Adejare v. St. Charles Hospital & Rehabilitation Center et al

Filing 24

ORDER granting 15 Motion to Dismiss for Failure to State a Claim. For the reasons set forth in the attached Memorandum and Order, defendants' motion to dismiss is granted. Plaintiff's claims are dismissed with prejudice. The clerk of the Court is directed to close this case. Ordered by Judge Denis R. Hurley on 6/13/2017. (Kaley, Regina)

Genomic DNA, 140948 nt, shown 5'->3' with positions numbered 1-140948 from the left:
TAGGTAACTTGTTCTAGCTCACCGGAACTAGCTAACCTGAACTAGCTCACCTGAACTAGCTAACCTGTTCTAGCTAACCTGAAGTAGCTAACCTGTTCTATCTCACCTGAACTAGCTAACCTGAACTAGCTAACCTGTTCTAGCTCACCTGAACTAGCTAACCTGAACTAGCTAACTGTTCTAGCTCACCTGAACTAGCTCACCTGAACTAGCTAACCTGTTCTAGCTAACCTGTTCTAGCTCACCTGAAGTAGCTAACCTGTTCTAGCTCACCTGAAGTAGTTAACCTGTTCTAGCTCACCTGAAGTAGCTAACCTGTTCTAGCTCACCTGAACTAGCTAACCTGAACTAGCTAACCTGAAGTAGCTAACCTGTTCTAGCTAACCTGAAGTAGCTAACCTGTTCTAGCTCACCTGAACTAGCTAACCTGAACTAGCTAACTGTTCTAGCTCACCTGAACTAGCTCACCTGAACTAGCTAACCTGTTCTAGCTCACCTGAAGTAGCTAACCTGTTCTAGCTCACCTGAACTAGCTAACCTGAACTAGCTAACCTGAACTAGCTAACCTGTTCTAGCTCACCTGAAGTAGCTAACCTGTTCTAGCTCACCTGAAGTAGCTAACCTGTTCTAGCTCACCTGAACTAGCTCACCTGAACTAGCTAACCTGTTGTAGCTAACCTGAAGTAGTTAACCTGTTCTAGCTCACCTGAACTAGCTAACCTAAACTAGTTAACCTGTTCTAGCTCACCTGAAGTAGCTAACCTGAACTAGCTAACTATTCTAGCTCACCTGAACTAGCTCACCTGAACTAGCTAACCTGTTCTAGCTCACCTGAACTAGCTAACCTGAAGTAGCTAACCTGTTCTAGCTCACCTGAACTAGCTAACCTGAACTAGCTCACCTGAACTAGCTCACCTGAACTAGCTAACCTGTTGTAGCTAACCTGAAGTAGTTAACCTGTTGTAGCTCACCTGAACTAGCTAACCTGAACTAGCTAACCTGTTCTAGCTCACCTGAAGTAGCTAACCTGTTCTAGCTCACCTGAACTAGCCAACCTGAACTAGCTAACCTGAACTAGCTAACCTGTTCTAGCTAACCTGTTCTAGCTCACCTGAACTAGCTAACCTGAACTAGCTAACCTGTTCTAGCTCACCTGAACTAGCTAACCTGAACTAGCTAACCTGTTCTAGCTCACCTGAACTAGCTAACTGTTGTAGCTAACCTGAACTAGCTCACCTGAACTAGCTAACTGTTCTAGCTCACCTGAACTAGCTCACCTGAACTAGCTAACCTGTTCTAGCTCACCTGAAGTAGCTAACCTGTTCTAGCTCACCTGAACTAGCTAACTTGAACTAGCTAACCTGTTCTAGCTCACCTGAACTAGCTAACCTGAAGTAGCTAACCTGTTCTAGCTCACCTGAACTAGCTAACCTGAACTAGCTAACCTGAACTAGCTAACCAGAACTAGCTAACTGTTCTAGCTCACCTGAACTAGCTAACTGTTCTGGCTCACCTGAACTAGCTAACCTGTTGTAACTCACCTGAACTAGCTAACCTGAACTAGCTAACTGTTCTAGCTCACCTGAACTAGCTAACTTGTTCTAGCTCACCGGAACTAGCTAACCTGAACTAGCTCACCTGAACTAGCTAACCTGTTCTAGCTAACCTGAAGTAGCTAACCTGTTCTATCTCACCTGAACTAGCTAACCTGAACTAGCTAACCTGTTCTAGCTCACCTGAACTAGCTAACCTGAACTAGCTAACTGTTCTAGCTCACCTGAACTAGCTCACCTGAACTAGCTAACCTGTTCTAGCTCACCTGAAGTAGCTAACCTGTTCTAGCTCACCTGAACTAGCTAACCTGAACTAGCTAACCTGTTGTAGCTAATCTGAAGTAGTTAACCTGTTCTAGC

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UNITED STATES DISTRICT COURT EASTERN DISTRICT OF NEW YORK -----------------------------------------------------------X OLUWABUNMI ADEJARE, Plaintiff, MEMORANDUM AND ORDER 16 CV 805 (DRH) (ARL) - against ST. CHARLES HOSPITAL & REHABILITATION CENTER, MAUREEN MORRIS, and NANCY LADIKA, Defendants. -----------------------------------------------------------X APPEARANCES: LAW OFFICE OF OSITA OKOCHA, P.C. Attorney for Plaintiff 88-14 Sutphin Blvd., 2nd Flr. Jamaica, NY 11435 By: Osita Emmanuel Okocha, Esq. SHEPPARD MULLIN RICHTER & HAMPTON, LLP Attorneys for Defendant 30 Rockefeller New York, NY 10112 By: Kevin James Smith, Esq. HURLEY, Senior District Judge: Plaintiff Oluwabunmi Adejare (“plaintiff” or “Adejare”) brings this action asserting that defendants St. Charles Hospital & Rehabilitation Center (“St. Charles”), Maureen Morris (“Morris”), and Nancy Ladika (“Ladika”), (collectively “defendants”) committed “unlawful employment practices on the basis of race, sex, national origin, hostile work environment, retaliation and disability,” (Compl. ¶ 1), pursuant to Title VII of the Civil Rights Act of 1967, 42 U.S.C. § 2000e et seq. (“Title VII”), 42 U.S.C. § 1981, the Americans with Disabilities Act (“ADA”), 42 U.S.C. § 12182 et seq., the Rehabilitation Act, 29 U.S.C. § 794, and the New York 1 State Human Rights Law (“NYHRL”), Executive Law § 296 (Compl. ¶¶ 1-2). Presently before the Court is defendants’ motion to dismiss these claims pursuant to Federal Rule of Civil Procedure (“Rule”) 12(b)(6) for failure to state a claim upon which relief may be granted. For the reasons set forth below, defendants’ motion is granted. BACKGROUND The following facts are taken from plaintiff’s Complaint. Plaintiff is a female African American of Nigerian nationality formerly employed by St. Charles. At all relevant times, Maureen Morris was the Director of Human Resources at St. Charles and Nancy Ladika was the “Night Supervisor,” though the Complaint does not contain any further description of her supervisory function. The Complaint also does not provide any further description of plaintiff’s employment. For example, it does not state the type of job plaintiff held and for how long she held it. Plaintiff alleges that she was injured at her job, but that defendants “made no disability accommodation.” (Compl. ¶ 12.) The Complaint does not provide any details about what type of injury plaintiff sustained or the type of accommodation she sought. Plaintiff claims that she was “shocked and horrified by the way Defendants treated her and as a result [she] suffered emotional distress.” (Id. ¶ 13.) According to the Complaint, defendants terminated plaintiff’s employment on or about July 25, 2014. 1 DISCUSSION I. Standard of Review for Motion to Dismiss 1 Generally, in deciding a motion to dismiss pursuant to Rule 12(b)(6), the court may only consider facts stated in the complaint or “[d]ocuments that are attached to the complaint or incorporated in it by reference.” Roth v. Jennings, 489 F.3d 499, 509 (2d Cir. 2007). Thus, to the extent plaintiff includes minimal additional facts in her “Declaration in Opposition to [Defendants’] Motion to Dismiss,” the Court has not considered those facts in determining this motion. 2 In deciding a motion to dismiss under Federal Rule of Civil Procedure 12(b)(6), a court should “draw all reasonable inferences in Plaintiff['s] favor, assume all well-pleaded factual allegations to be true, and determine whether they plausibly give rise to an entitlement to relief.” Faber v. Metro. Life Ins. Co., 648 F.3d 98, 104 (2d Cir. 2011) (internal quotation marks omitted). The plausibility standard is guided by two principles. Ashcroft v. Iqbal, 556 U.S. 662, 678 (2009) (citing Bell Atl. Corp. v. Twombly, 550 U.S. 544 (2007)); accord Harris v. Mills, 572 F.3d 66, 71–72 (2d Cir. 2009). First, the principle that a court must accept all allegations as true is inapplicable to legal conclusions. Thus, “threadbare recitals of the elements of a cause of action supported by mere conclusory statements, do not suffice.” Iqbal, 556 U.S. at 678. Although “legal conclusions can provide the framework of a complaint, they must be supported by factual allegations.” Id. at 679. A plaintiff must provide facts sufficient to allow each named defendant to have a fair understanding of what the plaintiff is complaining about and to know whether there is a legal basis for recovery. See Twombly, 550 U.S. at 555. Second, only complaints that state a “plausible claim for relief” can survive a motion to dismiss. Iqbal, 556 U.S. at 679. “A claim has facial plausibility when the plaintiff pleads factual content that allows the court to draw the reasonable inference that the defendant is liable for the misconduct alleged. The plausibility standard is not akin to a ‘probability requirement,’ but asks for more than a sheer possibility that defendant acted unlawfully. Where a complaint pleads facts that are “merely consistent with” a defendant's liability, it ‘stops short of the line between possibility and plausibility of ‘entitlement to relief.’ ” Id. at 678 (quoting Twombly, 550 U.S. at 556–57) (internal citations omitted); see In re Elevator Antitrust Litig., 502 F.3d 47, 50 (2d Cir. 2007). Determining whether a complaint plausibly states a claim for relief is “a context specific task 3 that requires the reviewing court to draw on its judicial experience and common sense.” Iqbal, 556 U.S. at 679; accord Harris, 572 F.3d at 72. II. Plaintiff’s Title VII, ADA, § 1981, Rehabilitation Act, and NYHRL Claims Title VII prohibits an employer from discriminating against an employee on the basis of race, color, religion, sex, or national origin. Title VII discrimination claims are analyzed under the burden-shifting framework set forth in McDonnell Douglas Corporation v. Green, 411 U.S. 792 (1973). Under McDonnell Douglas and its progeny, a plaintiff must first establish a prima facie case of discrimination by showing that: (1) he belonged to a protected class, (2) was qualified for the position he held or sought, and (3) suffered an adverse employment action (4) under circumstances giving rise to an inference of discriminatory intent. Terry v. Ashcroft, 336 F.3d 128, 137-38 (2d Cir. 2003). If the plaintiff establishes a prima facie case, the burden then shifts to the employer to "articulate some legitimate, nondiscriminatory reason for [the adverse act]." Leibowitz v. Cornell Univ., 584 F.3d 487, 499 (2d Cir. 2009) (internal quotation marks and citation omitted). Should the employer satisfy its burden, the McDonnell Douglas framework and its presumptions and burdens disappear, leaving the sole remaining issue of "discrimination vel non." See Reeves v. Sanderson Plumbing Prods., Inc., 530 U.S. 133, 143 (2000). However, at the motion to dismiss stage, “a plaintiff is not required to plead a prima facie case under McDonnell Douglas, at least as the test was originally formulated.” Vega v. Hempstead Union Free Sch. Dist., 801 F.3d 72, 84 (2d Cir. 2015). Rather, “a plaintiff need only give plausible support to a minimal inference of discriminatory motivation.” Id. (internal quotation marks and citations omitted). However, a plaintiff “must at a minimum assert nonconclusory factual matter sufficient to nudge its claims across the line from conceivable to 4 plausible to proceed.” EEOC v. Port Auth. of N.Y. & N.J., 768 F.3d 247, 254 (2d Cir. 2014) (alterations and internal quotation marks omitted). Here, plaintiff fails to provide facts setting forth a plausible claim of discrimination. Specifically, she does not allege the type of job she did or any facts suggesting that she was qualified for her employment. Additionally, she sets forth no facts that give rise to an inference that she was discriminated against because of her sex, race, or national origin. Rather, the Complaint is made up of conclusory allegations that plaintiff was discriminated against. Such allegations are not sufficient to withstand a motion to dismiss. EEOC, 768 F.3d at 254. As a result, her Title VII discrimination claim is dismissed. Moreover, her discrimination claims pursuant to § 1981, the ADA, the Rehabilitation Act, and NYHRL, Executive Law § 296 are also dismissed as those claims are analyzed under the same standards as Title VII claims. 2 Conge v. Sikorsky Aircraft Corp., 2007 WL 4365676, at *5 (D. Conn. Dec. 11, 2007) (ADA and Rehabilitation Act discrimination claims are analyzed under McDonnell Douglas framework); Karam v. Cty. of Rensselaer, New York, 2016 WL 51252, at *14 (N.D.N.Y. Jan. 4, 2016) (applying Title VII standards to NYHRL and § 1981 claims). Similarly, plaintiff’s retaliation claims must fail. At the motion to dismiss stage of a Title VII retaliation claim, “the allegations in the complaint need only give plausible support to the reduced prima facie requirements that rise under McDonnell Douglas in the initial phase of a Title VII litigation.” Littlejohn v. City of New York, 795 F.3d 297, 318 (2d Cir. 2015). That is, a plaintiff must plead facts plausibly supporting that (1) he or she was engaged in protected 2 42 U.S.C. § 1981 prohibits race discrimination in the making and enforcement of contracts, the ADA prohibits employment discrimination based on disability, the Rehabilitation Act prohibits programs receiving federal funding from discriminating against an individual on the basis of a disability, and finally, § 296 of the NYHRL prohibits discrimination on the basis of, inter alia, race, color, national origin, and disability. 5 activity; (2) the employer was aware of that activity; (3) the employee suffered a materially adverse action; and (4) there was a causal connection between the protected activity and the adverse action. See Kelly v. Howard I. Shapiro & Assocs. Consulting Eng’rs, P.C., 716 F.3d 10, 14 (2d Cir. 2013). Here, plaintiff has not alleged sufficient facts setting forth that defendants terminated her employment on the basis of her participation in a protected activity. Protected activity includes any “action taken to protest or oppose statutorily prohibited discrimination.” Cruz v. Coach Stores, Inc., 202 F.3d 650, 566 (2d Cir. 2000). Plaintiff’s Complaint does not state that plaintiff participated in any such opposition or protests and that plaintiff’s termination was a result of such activity. Therefore, her Title VII retaliation claim is dismissed. Similarly, to the extent plaintiff also asserts retaliation claims under the ADA, NYHRL, §1981, and the Rehabilitation Act, those claims are all dismissed. Karam, 2016 WL 51252 at *13 (“Claims of retaliation under the ADA, NYHRL, 42 U.S.C. § 1981, and the Rehabilitation Act are analyzed under the same standard as Title VII claims.”) Plaintiff’s hostile work environment claims are also dismissed. “In order to support a claim that a defendant violated Title VII by creating a hostile work environment . . . a plaintiff must plead facts tending to show that the complained of conduct . . . creates such an environment because of the [plaintiff’s] . . . protected characteristic.” Moore v. City of New York, 2017 WL 35450, at *22 (S.D.N.Y. Jan. 3, 2017 (internal quotation marks and citation omitted). Here, the Complaint contains no facts about the plaintiff’s work environment. As a result, her hostile work environment claims are dismissed. See id. (analyzing Title VII, ADA, Rehabilitation Act, § 1981, and NYHRL claims under this same standard). II. Plaintiff’s Tort Claims 6 Plaintiff alleges that defendants committed intentional infliction of emotional distress. In order to assert such a claim under New York law, a plaintiff must show: “(1) extreme and outrageous conduct, measured by the reasonable bounds of decency tolerated by society; (2) intent to cause or disregard of a substantial probability of causing severe emotional distress; (3) a causal connection between the conduct and the injury; and (4) severe emotional distress.” Margrabe v. Sexter & Warmflash, P.C., 353 F. App’x 547, 550 (2d Cir. 2009) (quoting Conboy v. AT&T Corp., 241 F.3d 242 , 258 (2d Cir. 2001)) (internal quotation marks omitted). “The conduct at issue must transcend the bounds of decency and be regarded as atrocious and utterly intolerable in a civilized community.” Id. (internal quotation marks and citation omitted). Here, plaintiff has not alleged any facts regarding the defendants’ conduct other than that they did not provide her an accommodation and that they terminated her. These facts alone are insufficient to plausibly support that defendants’ conduct was atrocious and utterly intolerable. Therefore, her emotional distress claim is dismissed. Gioa v. Forbes Media LLC, 2011 WL 4549607, at *12 (S.D.N.Y. Sept. 30, 2011) (“[C]ourts within this circuit have generally found allegations of discrimination, wrongful termination . . . insufficient to satisfy the rigorous standard for extreme and outrageous conduct.”) (collecting cases). Moreover, defendants argue that plaintiff’s claims of negligence and negligent retention of an unfit employee should be dismissed. Plaintiff does not respond to defendants’ argument let alone mention these claims at all in her submission. Moreover, it is not clear what, if any, facts from the Complaint would support these claims. As a result, these claims are dismissed. III. Plaintiff’s Request for Leave to Amend In the last paragraph of her Memorandum in Opposition, plaintiff requests leave to amend the Complaint stating that she “intends to amend the pleadings to add more causes of 7 action for FMLA Claims” and NYHRL retaliation claims. ( Pl.’s Mem. in Opp’n at 7-8.) Plaintiff, however, does not explain why any amendment is warranted. Moreover, to the extent the plaintiff’s Complaint could be interpreted as containing an NYHRL retaliation claim, as discussed above, that claim is dismissed, and plaintiff has not provided any new facts that she seeks to plead in support of that claim or an FMLA claim. As a result, plaintiff’s request to amend is denied. See In re Coty Inc. Secs. Litig., 2016 WL 1271065, at *11 (S.D.N.Y. Mar. 29, 2016) (“[T]he Second Circuit has consistently stated that district courts may deny leave to amend when plaintiffs request such leave in a cursory sentence on the last page of an opposition to a motion to dismiss, without any justification or an accompanying suggested amended pleading.”) (citing Food Holdings Ltd. v. Bank of Am. Corp., 423 F. App’x 73, 76 (2d Cir. 2011) (affirming district court’s denial of leave to amend where plaintiffs requested leave to amend “on the final page of their brief in opposition to defendants’ motion to dismiss, in boilerplate language and without any explanation as to why leave to amend was warranted”)). CONCLUSION For the foregoing reasons, defendants’ motion to dismiss is granted. Plaintiff’s claims are dismissed with prejudice. The clerk of the Court is directed to close this case. SO ORDERED. Dated: Central Islip, New York June 13, 2017 /s/ _ Denis R. Hurley Unites States District Judge 8